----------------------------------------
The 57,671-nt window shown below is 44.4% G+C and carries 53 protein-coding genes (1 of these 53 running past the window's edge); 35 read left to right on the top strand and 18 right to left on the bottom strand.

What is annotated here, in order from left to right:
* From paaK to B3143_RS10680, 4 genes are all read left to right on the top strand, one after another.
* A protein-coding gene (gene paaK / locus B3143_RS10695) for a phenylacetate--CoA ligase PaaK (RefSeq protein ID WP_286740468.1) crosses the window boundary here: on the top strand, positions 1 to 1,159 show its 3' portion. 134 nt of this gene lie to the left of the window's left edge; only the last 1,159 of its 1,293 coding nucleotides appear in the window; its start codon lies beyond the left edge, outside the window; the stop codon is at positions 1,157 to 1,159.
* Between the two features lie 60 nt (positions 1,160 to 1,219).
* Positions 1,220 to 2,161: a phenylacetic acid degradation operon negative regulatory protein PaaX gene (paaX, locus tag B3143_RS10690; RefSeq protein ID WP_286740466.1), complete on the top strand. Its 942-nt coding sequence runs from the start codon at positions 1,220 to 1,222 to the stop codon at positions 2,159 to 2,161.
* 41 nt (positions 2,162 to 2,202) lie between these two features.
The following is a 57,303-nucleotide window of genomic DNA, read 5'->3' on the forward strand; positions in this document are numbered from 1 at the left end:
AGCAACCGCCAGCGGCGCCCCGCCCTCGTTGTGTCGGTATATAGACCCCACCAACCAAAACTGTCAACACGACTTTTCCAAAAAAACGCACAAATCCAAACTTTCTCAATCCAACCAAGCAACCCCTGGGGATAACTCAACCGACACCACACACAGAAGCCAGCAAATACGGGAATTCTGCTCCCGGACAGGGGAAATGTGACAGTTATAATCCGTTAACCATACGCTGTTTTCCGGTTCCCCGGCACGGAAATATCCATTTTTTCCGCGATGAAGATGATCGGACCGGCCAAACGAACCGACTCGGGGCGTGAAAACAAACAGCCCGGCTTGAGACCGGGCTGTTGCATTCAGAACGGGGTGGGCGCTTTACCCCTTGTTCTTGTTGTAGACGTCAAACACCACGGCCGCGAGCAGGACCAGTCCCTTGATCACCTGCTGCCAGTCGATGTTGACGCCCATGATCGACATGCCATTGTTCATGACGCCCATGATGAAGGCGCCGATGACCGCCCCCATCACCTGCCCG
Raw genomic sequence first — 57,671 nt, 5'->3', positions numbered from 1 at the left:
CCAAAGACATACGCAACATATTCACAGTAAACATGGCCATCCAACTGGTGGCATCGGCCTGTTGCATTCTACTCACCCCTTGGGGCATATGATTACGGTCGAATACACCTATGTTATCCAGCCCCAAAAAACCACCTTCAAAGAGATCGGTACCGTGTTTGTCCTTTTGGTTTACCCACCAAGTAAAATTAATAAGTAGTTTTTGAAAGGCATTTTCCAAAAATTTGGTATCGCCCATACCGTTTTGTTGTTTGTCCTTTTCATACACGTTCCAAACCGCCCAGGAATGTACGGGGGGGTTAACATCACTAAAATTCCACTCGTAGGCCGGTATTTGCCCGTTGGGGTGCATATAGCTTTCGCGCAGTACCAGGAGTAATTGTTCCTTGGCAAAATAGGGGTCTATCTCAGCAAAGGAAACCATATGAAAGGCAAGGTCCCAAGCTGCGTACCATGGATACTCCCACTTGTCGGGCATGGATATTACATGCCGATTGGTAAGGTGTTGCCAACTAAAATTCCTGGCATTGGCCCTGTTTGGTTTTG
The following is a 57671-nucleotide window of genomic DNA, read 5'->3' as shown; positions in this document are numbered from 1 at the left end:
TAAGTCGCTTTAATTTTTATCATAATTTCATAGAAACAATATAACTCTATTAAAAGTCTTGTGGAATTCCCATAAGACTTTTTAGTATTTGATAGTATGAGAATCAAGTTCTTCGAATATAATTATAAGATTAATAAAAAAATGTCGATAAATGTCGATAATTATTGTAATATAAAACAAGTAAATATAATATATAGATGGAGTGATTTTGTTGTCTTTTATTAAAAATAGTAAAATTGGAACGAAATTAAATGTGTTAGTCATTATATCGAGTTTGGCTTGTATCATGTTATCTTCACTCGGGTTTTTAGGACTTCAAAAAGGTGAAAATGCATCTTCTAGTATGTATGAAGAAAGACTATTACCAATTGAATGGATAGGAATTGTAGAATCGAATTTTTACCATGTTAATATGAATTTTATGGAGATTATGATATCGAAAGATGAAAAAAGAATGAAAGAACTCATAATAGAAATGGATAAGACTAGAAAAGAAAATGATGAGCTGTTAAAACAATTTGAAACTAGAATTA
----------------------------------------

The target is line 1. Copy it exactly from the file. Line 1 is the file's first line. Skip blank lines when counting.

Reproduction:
The 57,671-nt window shown below is 44.4% G+C and carries 53 protein-coding genes (1 of these 53 running past the window's edge); 35 read left to right on the top strand and 18 right to left on the bottom strand.